Europe Economy

Pressure on European Leaders Ahead of IMF

Markets around the world have been waiting for decisions from euro zone leaders on greater fiscal integration and euro bonds since July.

The decision-making progress is likely to speed up between now and the September 23rd International Monetary Fund (IMF) meeting, one of the key financial policymakers of the 1980s and 90s told CNBC Wednesday at the summer meeting of the World Economic Forum, held in Dalian, China, which focuses on the emerging Asian powers.

Bill Rhodes, the former vice chairman of Citigroup and author of Banker to the World, thinks "a lot" is going to happen between now and the next round of IMF meetings in Washington.

"European leaders didn't move quickly enough after July 21," he added. "In every one of these crises, when you have sovereign trouble, banks get dragged in, and when you have bank trouble, sovereigns get dragged in."

European Commission President Jose Manuel Barroso said on Wednesday that the Commission will present options on how so-called euro bonds could be issued soon. 

This could be the first step along the road to issuing a joint bond, a key part of closer integration within the single currency region.

Representatives of the BRICS countries are due to meet ahead of the main IMF meeting to discuss what assistance they can give to the euro zone.

On July 21st, an extraordinary summit of euro zone leaders agreed to boost the 440 billion euros ($600 billion) European Financial Stability Fund (EFSF), by allowing it to buy bonds in the secondary market and to lend pre-emptively to governments in distress.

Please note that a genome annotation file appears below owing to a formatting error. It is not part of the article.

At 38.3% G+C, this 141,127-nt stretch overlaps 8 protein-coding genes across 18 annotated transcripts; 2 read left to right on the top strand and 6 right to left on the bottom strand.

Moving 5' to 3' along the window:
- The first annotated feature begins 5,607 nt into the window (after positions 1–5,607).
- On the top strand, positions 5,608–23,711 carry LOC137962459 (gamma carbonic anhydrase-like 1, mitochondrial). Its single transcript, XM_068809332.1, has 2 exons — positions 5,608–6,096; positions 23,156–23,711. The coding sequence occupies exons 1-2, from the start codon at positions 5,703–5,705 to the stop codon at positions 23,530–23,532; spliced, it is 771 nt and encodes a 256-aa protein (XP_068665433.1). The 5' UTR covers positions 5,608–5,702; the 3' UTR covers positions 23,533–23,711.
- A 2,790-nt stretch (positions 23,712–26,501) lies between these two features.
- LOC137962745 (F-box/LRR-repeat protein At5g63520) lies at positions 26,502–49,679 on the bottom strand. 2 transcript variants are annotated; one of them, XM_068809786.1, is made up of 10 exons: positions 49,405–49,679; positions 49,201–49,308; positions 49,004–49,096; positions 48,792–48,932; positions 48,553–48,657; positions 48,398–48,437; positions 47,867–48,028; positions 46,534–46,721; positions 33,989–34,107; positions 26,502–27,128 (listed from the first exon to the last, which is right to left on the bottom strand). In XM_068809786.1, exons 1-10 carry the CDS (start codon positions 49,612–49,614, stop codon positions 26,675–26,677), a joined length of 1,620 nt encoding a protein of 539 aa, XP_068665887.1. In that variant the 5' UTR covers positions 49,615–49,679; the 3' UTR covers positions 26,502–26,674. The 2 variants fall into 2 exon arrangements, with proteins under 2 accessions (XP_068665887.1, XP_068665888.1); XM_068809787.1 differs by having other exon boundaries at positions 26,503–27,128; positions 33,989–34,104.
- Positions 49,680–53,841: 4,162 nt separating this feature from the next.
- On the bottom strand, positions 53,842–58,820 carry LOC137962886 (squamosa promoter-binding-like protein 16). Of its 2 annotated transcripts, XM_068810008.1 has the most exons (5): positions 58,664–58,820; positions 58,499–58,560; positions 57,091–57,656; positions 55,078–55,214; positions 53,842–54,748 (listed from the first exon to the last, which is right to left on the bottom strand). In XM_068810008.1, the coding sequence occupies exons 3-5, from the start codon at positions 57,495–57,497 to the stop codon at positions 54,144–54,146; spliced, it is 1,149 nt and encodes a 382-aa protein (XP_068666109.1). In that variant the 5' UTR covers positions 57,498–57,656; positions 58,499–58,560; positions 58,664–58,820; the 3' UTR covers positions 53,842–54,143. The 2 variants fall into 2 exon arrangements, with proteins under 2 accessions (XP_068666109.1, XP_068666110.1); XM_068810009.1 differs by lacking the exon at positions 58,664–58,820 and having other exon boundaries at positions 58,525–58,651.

Despite this move, jitters about economies such as Greece and Italy have continued to weigh down markets and the euro.

Banks in France, the euro region's second largest economy, have come under scrutiny, with Societe Generale and Credit Agricole downgraded by Moody's Wednesday morning.

Rhodes, who headed a series of advisory committees representing international banks during debt-restructuring negotiations in Latin America in the 1980s and 1990s, believes that "a number" of European banks will have to raise more capital soon.

"We can’t continue on the way that we are," he said.

"Contagion moves very, very fast and we are up against the clock on timing. The major problem longer term is that we needed some sort of fiscal union in the euro zone to replace Maastricht," he said, referring to the 1992 Maastricht Treaty, which saw the creation of the European Union and began the process to create the single currency.

Rhodes said that Germany and France "set a bad example" by ignoring a guideline in the Maastricht Treaty to limit national deficits to 3 percent of gross domestic product (GDP).

"What they need is to get these austerity programmes approved in Spain and Italy, and they have to have some sort of constitutional amendment that limits the size of the deficit," he added.

"We are all staggered by the lack of concentrated connectivity between leaders of Western Europe to deal with their problems," Sir Martin Sorrell, chief executive of advertising giant WPP told CNBC.

He added that the majority of businessmen polled by WPP at Dalian had said that they would increase their investment in the BRICS – Brazil, Russia, India, China and South Africa.

Europe's Confidence Problem

"The biggest problem we have got in Europe and elsewhere is confidence," Sir Michael Rake, chairman of BT the British telecoms company, told CNBC.

"European banks are generally far better capitalized than they were. They have been far tougher about the risks they take, and their liquidity is stronger.

"The European central banks have been very strong in providing liquidity. Having said that, there are banks who have strong exposure to peripheral European economies and bonds that they have to deal with," he added.

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